On May 10, 2023, Gov. DeSantis signed a bill into Florida law with the purpose to intimidate and pressure the immigrant community in Florida. This law goes into effect on July 1, 2023.
We hope the information below is helpful to better understand the true impact of this law and whether it is necessary for an undocumented person to change their current activities within the state of Florida. Please only trust a reputable and experienced immigration lawyer to provide and clarify this information, because news articles and individual non-lawyers are not a reliable source.
What does new FL Anti-Immigration Law include?
Requires employers with 25 or more employees to use E-verify (E-Verify is a United States Department of Homeland Security website that allows businesses to determine the eligibility of their employees, both U.S. and foreign citizens, to work in the United States.)
Requires hospitals and ERs that receive state funding to collect immigration status information.
Creates criminal liability for traveling into the state of Florida with an undocumented person.
Requires “knowing and willful” state of mind.
Five or more separate offenses during a single episode would result in a second-degree felony.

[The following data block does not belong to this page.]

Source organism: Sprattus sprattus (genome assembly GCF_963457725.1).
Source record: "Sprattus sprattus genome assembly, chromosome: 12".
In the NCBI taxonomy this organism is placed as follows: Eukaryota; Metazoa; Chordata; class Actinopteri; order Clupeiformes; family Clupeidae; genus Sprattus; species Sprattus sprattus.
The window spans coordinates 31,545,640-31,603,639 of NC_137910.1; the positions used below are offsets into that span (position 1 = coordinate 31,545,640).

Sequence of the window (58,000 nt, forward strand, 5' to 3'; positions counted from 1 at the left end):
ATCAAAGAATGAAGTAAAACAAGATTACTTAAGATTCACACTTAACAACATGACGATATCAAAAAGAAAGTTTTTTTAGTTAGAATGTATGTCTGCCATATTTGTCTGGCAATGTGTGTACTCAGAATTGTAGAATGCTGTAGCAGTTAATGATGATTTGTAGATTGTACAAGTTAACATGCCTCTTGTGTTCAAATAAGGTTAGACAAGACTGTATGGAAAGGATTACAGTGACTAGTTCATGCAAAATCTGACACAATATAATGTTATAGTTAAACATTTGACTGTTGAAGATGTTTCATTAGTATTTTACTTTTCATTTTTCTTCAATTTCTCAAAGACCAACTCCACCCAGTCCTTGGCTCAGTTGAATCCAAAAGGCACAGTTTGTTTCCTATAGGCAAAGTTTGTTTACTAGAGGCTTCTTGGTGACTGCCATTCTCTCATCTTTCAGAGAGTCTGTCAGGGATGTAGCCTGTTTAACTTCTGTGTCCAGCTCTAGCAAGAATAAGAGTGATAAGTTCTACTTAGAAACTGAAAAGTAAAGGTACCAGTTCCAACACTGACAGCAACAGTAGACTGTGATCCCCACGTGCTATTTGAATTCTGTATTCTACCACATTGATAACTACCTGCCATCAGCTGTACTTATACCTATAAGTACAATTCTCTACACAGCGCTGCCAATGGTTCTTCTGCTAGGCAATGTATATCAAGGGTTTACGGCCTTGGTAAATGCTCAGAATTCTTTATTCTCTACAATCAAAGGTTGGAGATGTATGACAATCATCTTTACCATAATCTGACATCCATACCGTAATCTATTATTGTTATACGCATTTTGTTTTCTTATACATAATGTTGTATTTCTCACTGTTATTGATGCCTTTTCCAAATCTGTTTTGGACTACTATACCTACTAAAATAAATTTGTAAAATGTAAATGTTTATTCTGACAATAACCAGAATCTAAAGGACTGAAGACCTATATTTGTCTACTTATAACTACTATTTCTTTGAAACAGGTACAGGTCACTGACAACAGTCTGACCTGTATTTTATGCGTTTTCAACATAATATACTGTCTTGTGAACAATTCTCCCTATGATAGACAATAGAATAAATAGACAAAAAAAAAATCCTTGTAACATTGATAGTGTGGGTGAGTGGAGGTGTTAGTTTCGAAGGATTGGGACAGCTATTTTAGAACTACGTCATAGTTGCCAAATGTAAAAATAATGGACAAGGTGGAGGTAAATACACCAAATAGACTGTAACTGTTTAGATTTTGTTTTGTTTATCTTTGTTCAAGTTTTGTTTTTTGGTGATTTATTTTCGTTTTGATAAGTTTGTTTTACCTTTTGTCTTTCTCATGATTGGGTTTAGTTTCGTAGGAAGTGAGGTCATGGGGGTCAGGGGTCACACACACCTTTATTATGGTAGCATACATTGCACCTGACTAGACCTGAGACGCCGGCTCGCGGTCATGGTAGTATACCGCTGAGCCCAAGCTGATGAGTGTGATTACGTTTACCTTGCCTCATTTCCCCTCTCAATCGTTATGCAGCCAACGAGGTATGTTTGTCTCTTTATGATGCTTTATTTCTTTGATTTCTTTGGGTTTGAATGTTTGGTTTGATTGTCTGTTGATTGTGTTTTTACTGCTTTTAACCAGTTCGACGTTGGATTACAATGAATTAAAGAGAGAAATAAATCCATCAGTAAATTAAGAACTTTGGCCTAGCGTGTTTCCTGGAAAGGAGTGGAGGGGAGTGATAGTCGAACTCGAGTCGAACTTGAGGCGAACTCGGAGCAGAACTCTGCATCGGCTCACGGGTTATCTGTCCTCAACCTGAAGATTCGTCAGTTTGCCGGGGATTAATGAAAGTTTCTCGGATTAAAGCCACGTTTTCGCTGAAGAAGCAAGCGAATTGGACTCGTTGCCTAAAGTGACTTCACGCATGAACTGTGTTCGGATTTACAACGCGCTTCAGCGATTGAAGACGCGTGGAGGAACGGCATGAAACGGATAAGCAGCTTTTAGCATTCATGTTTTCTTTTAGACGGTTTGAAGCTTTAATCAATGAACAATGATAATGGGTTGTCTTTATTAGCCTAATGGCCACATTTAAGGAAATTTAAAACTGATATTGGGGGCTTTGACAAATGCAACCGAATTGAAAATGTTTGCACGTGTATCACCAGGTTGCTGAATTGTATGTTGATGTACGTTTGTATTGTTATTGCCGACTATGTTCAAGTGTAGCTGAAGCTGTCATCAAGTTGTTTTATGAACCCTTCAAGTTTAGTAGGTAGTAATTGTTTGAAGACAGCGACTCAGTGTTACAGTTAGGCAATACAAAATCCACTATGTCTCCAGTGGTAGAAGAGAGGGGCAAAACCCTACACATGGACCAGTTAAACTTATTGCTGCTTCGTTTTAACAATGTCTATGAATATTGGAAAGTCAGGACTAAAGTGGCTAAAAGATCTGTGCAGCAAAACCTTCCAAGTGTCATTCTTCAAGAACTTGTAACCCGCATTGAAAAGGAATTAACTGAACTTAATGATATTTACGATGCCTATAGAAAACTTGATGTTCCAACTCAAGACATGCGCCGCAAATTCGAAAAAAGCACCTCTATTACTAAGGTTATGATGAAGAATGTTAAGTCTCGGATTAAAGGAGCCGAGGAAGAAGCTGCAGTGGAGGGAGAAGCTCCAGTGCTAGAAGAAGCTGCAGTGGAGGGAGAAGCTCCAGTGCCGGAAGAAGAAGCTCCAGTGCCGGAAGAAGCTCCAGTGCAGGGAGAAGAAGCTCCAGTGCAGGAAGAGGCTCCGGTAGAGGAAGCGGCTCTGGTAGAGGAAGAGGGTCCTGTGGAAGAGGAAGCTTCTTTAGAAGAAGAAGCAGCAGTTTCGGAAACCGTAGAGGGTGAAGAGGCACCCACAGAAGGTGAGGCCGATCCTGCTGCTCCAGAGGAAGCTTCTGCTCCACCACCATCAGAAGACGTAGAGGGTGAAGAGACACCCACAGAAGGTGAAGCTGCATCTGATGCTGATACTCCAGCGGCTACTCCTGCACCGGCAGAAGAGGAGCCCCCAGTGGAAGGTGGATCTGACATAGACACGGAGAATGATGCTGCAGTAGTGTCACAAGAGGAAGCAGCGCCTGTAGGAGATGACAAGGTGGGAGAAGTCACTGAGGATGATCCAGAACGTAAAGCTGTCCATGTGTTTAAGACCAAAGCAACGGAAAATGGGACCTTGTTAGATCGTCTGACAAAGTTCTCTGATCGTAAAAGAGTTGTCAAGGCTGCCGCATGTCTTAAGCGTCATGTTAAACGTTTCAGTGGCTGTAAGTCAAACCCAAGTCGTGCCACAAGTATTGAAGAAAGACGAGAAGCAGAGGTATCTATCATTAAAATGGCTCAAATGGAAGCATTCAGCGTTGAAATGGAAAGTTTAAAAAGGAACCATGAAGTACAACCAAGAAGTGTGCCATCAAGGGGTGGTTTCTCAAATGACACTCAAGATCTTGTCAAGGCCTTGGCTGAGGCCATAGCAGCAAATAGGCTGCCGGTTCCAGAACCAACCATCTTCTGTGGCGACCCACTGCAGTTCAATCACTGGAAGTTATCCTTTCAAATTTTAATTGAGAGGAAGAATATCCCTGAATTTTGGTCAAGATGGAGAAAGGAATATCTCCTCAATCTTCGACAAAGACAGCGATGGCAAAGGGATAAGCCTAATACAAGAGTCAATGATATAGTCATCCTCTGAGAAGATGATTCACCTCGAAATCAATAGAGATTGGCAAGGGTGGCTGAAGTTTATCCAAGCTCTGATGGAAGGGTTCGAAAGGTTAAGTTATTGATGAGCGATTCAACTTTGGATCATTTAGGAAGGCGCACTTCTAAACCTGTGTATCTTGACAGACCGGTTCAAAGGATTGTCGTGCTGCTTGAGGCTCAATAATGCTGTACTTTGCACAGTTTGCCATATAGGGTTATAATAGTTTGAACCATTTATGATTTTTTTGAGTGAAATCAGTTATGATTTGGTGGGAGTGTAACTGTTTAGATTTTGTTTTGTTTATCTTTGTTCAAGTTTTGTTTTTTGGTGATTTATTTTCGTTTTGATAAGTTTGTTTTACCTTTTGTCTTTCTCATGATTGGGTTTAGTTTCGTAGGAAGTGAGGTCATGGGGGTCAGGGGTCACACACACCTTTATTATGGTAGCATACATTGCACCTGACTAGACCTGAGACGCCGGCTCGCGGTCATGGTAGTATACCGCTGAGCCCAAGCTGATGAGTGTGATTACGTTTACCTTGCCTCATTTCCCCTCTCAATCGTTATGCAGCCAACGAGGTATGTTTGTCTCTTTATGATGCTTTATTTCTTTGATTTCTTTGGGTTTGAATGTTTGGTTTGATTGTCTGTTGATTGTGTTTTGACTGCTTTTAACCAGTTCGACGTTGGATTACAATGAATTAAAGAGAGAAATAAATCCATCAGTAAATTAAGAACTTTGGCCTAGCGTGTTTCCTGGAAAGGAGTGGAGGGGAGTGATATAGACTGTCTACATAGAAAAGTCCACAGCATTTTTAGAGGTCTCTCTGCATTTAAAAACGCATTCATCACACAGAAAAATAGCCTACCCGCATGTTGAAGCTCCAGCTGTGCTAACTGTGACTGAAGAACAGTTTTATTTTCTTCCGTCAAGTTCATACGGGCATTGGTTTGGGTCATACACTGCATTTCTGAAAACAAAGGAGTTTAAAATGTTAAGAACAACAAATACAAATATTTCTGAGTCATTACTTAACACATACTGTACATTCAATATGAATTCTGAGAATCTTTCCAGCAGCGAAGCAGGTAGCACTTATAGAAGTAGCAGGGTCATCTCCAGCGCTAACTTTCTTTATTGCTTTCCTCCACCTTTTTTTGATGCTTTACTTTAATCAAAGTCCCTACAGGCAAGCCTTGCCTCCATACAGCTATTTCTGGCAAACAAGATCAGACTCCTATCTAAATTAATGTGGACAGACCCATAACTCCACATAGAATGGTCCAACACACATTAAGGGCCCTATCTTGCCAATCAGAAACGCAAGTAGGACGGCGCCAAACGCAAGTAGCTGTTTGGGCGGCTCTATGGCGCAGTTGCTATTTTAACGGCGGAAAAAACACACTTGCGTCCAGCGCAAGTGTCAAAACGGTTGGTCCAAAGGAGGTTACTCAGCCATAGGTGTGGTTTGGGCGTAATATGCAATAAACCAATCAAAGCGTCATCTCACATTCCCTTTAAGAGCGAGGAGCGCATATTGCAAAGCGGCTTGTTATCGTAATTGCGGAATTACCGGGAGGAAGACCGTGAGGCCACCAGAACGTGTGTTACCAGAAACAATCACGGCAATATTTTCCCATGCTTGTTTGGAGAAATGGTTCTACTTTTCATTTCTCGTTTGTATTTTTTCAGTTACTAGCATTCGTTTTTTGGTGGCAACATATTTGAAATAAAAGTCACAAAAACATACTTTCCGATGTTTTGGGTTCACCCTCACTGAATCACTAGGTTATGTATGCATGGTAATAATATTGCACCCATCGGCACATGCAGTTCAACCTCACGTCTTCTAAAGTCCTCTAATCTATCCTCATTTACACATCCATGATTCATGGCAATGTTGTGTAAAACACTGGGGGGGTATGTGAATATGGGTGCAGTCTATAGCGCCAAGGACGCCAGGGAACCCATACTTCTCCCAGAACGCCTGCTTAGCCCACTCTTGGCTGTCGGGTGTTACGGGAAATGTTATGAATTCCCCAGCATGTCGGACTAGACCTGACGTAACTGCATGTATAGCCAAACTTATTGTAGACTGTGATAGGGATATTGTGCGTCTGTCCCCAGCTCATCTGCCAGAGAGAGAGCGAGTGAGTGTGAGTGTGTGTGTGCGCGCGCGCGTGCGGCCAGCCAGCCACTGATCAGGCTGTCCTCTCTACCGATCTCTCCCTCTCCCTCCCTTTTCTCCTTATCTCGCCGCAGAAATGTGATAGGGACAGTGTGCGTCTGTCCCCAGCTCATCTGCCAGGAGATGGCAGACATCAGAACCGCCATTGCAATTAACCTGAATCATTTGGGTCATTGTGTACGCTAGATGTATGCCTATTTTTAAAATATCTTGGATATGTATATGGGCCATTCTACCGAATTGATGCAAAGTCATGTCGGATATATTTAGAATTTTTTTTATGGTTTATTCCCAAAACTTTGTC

Requires any undocumented person who has lived in FL for more than 30 days to have FL driver’s license; FL will not honor legally issued out-of-state driver’s licenses after 30 days
Commitment that FL local law enforcement, sheriffs and jails will contact ICE upon arrest for state offense to confirm if ICE wants to detain the person for removal proceedings
Allows law enforcement agencies to collect DNA samples from undocumented people detained under ICE detainers.
Limits the ability non-citizen lawyers to practice law (mainly seems to apply to DACA holders)
What is not included and not a crime in FL:
It is NOT a crime to live in FL as an undocumented person, or provide shelter/ rent space for family members, friends, or neighbors who are undocumented.
It is NOT a crime to provide transportation WITHIN the state of FL to an undocumented person.
E-verify is only required with 25 or more employees.
No REQUIREMENT to provide immigration status to hospitals or ERs collecting such data in order to receive care.
Worried about Medical Treatment?
Only General Admission Hospitals and ERs that receive state funding are required to ask about immigration status on registration forms.
Primary care, pediatricians, specialists, testing sites, and urgent care offices that do NOT receive state funding should not ask about immigration status.
Medical intake paperwork will include survey-type of question that asks, “Do you have or what is (your) lawful immigration status? Answer options should be: “Yes, No, or Decline to Answer.”
Registration forms should have an option to “Decline to Answer”. You should not be denied care by choosing, “Decline to Answer.”
Information gathering does not create the ability for providers to deny care.
HIPAA privacy laws are still in place; specifics about medical care cannot be disclosed.
The information you obtain at this site is not, nor is it intended to be, legal advice. You should consult an attorney for advice regarding your individual situation. Contacting us does not create an attorney-client relationship.